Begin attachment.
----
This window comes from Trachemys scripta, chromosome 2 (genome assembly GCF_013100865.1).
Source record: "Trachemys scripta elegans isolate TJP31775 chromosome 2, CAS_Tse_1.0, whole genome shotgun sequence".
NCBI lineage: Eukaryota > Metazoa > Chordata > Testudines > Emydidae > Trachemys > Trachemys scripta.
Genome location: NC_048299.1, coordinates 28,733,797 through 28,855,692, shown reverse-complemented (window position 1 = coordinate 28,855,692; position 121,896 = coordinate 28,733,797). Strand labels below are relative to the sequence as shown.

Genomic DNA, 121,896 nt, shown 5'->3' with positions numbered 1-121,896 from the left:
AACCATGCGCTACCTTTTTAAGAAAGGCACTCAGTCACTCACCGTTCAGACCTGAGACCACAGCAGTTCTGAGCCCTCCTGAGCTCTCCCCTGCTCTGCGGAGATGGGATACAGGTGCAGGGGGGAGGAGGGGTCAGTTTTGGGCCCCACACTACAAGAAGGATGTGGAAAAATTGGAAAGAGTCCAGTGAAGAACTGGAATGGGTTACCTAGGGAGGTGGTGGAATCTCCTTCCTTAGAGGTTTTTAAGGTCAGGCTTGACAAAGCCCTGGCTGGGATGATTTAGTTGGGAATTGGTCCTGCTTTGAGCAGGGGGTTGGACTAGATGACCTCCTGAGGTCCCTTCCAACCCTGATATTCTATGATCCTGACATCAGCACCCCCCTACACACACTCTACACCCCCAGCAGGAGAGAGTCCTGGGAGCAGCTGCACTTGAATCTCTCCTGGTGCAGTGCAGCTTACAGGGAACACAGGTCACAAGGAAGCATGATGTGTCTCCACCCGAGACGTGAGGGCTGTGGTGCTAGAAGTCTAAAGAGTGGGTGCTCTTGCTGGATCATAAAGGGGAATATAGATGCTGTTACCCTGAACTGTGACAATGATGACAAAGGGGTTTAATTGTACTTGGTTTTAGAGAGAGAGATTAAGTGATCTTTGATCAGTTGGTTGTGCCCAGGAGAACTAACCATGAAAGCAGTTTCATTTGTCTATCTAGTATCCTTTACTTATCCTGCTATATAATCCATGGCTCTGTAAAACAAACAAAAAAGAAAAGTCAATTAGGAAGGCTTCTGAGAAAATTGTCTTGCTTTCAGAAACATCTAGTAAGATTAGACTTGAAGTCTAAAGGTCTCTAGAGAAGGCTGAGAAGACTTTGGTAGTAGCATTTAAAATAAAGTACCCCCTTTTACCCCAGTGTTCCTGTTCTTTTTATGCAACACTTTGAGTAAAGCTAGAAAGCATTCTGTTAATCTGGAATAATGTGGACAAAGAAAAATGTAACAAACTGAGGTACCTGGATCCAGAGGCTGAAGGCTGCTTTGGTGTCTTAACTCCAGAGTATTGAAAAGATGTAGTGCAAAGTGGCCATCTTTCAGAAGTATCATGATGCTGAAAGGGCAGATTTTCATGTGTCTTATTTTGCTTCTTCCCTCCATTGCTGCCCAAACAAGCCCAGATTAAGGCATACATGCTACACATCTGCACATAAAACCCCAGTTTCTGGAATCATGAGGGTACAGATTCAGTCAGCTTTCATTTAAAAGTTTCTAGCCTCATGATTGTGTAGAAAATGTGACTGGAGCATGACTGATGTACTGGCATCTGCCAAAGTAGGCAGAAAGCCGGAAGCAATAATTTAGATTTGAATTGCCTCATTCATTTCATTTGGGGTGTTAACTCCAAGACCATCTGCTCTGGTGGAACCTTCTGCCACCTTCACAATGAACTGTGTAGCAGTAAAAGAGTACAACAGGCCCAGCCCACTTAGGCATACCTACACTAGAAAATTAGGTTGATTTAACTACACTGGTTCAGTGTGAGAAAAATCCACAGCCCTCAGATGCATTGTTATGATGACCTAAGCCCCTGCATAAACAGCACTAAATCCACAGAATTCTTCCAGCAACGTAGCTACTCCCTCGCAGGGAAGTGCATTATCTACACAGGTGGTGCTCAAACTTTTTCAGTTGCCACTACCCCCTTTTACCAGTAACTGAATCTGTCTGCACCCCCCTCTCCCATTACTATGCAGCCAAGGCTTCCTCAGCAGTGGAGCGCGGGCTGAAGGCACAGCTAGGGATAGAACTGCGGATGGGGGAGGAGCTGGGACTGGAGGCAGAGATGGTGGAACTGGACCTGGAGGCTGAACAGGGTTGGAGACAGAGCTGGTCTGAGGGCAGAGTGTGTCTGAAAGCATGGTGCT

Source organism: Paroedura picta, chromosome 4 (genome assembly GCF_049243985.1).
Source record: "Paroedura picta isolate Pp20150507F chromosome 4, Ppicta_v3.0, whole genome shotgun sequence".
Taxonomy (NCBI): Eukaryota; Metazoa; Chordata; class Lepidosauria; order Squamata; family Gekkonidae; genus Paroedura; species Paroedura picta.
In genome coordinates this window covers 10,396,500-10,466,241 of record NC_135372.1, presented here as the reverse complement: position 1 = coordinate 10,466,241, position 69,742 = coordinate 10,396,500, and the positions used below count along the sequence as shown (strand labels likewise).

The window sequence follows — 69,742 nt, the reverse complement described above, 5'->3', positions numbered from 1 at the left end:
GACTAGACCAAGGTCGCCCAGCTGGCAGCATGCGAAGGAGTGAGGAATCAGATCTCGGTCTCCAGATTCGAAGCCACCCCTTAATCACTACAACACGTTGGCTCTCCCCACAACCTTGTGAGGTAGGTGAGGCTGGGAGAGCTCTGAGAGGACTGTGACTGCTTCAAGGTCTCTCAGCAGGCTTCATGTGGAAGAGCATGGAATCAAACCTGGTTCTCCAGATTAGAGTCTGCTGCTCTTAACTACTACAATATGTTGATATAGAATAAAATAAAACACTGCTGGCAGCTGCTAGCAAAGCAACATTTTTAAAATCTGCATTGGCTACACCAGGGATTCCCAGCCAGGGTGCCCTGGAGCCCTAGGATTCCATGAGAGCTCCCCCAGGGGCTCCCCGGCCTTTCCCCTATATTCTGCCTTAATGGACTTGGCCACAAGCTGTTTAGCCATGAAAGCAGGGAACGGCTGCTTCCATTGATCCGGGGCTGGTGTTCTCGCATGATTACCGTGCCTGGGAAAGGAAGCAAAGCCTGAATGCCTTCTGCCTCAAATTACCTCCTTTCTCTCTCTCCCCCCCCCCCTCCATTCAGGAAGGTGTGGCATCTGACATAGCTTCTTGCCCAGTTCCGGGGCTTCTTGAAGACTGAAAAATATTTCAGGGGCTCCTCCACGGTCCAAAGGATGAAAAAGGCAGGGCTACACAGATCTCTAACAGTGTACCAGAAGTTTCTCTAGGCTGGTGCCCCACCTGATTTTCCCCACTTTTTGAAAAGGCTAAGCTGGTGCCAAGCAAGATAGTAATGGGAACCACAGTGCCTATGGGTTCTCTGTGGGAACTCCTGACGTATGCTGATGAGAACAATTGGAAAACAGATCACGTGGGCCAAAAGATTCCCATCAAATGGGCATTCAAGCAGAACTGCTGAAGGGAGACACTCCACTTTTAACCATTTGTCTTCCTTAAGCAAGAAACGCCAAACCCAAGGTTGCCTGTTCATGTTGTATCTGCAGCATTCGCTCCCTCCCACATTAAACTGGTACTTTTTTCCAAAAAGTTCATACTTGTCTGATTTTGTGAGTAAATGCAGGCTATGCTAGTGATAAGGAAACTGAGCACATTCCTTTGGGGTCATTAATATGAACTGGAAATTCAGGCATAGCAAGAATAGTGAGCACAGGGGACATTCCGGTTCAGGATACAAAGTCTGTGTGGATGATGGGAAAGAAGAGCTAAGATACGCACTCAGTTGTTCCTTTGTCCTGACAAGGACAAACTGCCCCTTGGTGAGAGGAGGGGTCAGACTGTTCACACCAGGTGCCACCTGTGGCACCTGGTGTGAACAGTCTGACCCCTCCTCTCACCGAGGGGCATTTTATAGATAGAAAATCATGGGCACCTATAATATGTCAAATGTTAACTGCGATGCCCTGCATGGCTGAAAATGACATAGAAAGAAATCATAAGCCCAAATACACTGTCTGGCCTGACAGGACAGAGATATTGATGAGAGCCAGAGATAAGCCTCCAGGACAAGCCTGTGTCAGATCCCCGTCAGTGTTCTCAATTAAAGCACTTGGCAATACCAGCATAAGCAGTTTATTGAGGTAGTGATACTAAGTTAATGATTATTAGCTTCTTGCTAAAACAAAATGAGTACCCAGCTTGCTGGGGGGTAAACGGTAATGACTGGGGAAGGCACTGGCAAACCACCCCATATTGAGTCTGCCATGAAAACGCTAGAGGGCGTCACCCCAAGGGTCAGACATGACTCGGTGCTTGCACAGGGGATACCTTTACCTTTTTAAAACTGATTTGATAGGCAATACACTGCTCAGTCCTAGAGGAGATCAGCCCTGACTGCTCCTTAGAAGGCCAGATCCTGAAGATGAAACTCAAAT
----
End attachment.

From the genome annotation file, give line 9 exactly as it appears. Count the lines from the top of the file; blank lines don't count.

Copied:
Taxonomy (NCBI): Eukaryota; Metazoa; Chordata; class Lepidosauria; order Squamata; family Gekkonidae; genus Paroedura; species Paroedura picta.